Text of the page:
Undergraduate Seminar Series in Global Health

The second Undergraduate Seminar Series in Global Health was held Tuesday, April 3, 2012 in Academy Hall. We were happy to welcome Dr. Eric Ledet of the BME Department, who presented a talk titled, "A Tale of Two Systems: Immersion in South African Health Care."

Adequate healthcare remains a significant challenge in developing nations. State-of-the-art technology and equipment are often unsustainable. Accessibility of facilities is often prohibitive due to limited infrastructure. Even when resources are adequate in medical facilities, home healthcare for chronic diseases can be substantially limited by living conditions.

South Africa is both a developed and developing country. This dichotomy is reflected in its healthcare system. Effectively, there are two healthcare systems in South Africa: a private for-profit system analogous to many developed nations and a public system where all aspects of care are the responsibility of the state. The burden on the public system is immense, particularly in resource-challenged areas of the country. In spite of an overwhelming patient base, infrastructure challenges, and some of the highest prevalence of chronic diseases in the world such as HIV and TB, the system is effective. It is incredibly challenged, but it is effective.

Sustainable biomedical technology can help the South African healthcare system and healthcare systems in other developing nations. In January 2012, Professor Eric Ledet and six Rensselaer undergraduate students traveled to the Western Cape region of South Africa. Hosted by Stellenbosch University, they were immersed for two weeks in the South African healthcare system – public and private, urban and rural. They experienced first-hand the strengths and challenges of the system. They have returned to RPI having identified numerous opportunities for biomedical innovation.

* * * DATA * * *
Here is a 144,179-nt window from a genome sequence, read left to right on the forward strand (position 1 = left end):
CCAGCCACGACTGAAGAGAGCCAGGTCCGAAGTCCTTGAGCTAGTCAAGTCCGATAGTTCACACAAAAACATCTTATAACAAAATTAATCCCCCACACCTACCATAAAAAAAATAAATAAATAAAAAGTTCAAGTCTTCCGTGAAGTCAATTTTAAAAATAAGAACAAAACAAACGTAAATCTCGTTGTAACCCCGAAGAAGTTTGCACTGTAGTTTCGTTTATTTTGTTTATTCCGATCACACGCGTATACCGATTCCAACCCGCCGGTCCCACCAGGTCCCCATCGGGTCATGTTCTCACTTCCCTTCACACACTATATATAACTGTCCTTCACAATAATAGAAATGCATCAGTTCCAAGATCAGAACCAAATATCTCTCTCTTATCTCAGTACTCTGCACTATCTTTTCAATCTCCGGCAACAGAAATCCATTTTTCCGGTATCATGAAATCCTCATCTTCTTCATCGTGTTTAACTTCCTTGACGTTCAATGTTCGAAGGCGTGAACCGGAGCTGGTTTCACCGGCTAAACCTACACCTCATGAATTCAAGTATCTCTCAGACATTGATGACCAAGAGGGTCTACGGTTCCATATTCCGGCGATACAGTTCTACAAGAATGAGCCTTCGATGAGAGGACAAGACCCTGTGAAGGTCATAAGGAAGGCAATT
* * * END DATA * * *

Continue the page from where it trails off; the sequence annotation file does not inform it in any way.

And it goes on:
In this seminar, Dr. Ledet will discuss some of the critical challenges of healthcare in developing nations, with special emphasis on the South African public system. He will discuss the role of sustainable biomedical technology in these unique environments.

The inaugral Undergraduate Seminar Series in Global Health was held September 27, 2011. We were pleased to welcome Dr. Gordana Vunjak-Novakovic of Columbia University, who presented a talk titled, "Engineering Functional Human Tissues."

ENGINEERING FUNCTIONAL HUMAN TISSUES
The overall objective of all tissue engineering is to fully restore the lost tissue function. Engineered tissues of sufficiently high fidelity can also provide physiologically relevant yet controllable models for fundamental research, for example, to study stem cells in a native-like three-dimensional context of development or disease. The utility of tissue engineering depends on our ability to predictably direct the cells to express the right phenotype in the right place and at the right time. The focus of our research is on engineering functional human tissues, by an integrated use of stem cells ("tissue engineers"), biomaterial scaffolds (cell-instructive templates) and bioreactors (culture environments designed to regulate tissue development). This talk will discuss the overall approach to tissue engineering, and some of the advanced technologies being developed for functional tissue engineering of fully viable, vascularized heart muscle and bone.

Gordana Vunjak-Novakovic, Ph.D. is the Mikati Foundation Professor of Biomedical Engineering and Medical Sciences at Columbia University, where she directs the Laboratory for Stem Cells and Tissue Engineering. She published 2 books, 50 chapters, 230 journal articles (cited over 9,000 times), has 44 patents, and gave 230 invited lectures. She is a frequent advisor to government, industry and the Howard Hughes Medical Institute. She serves on editorial boards of 12 scientific journals, and numerous advisory boards and councils. She is a Fellow of the American Institute for Medical and Biological Engineering and was the first woman engineer to deliver the Director’s lecture at the NIH. In 2008, she was inducted into the Women in Technology International Hall of Fame “for developing biological substitutes to restore, maintain or improve tissue function”. In 2010, she received the Clemson Award of the Biomaterials Society “for significant contributions to the literature on biomaterials”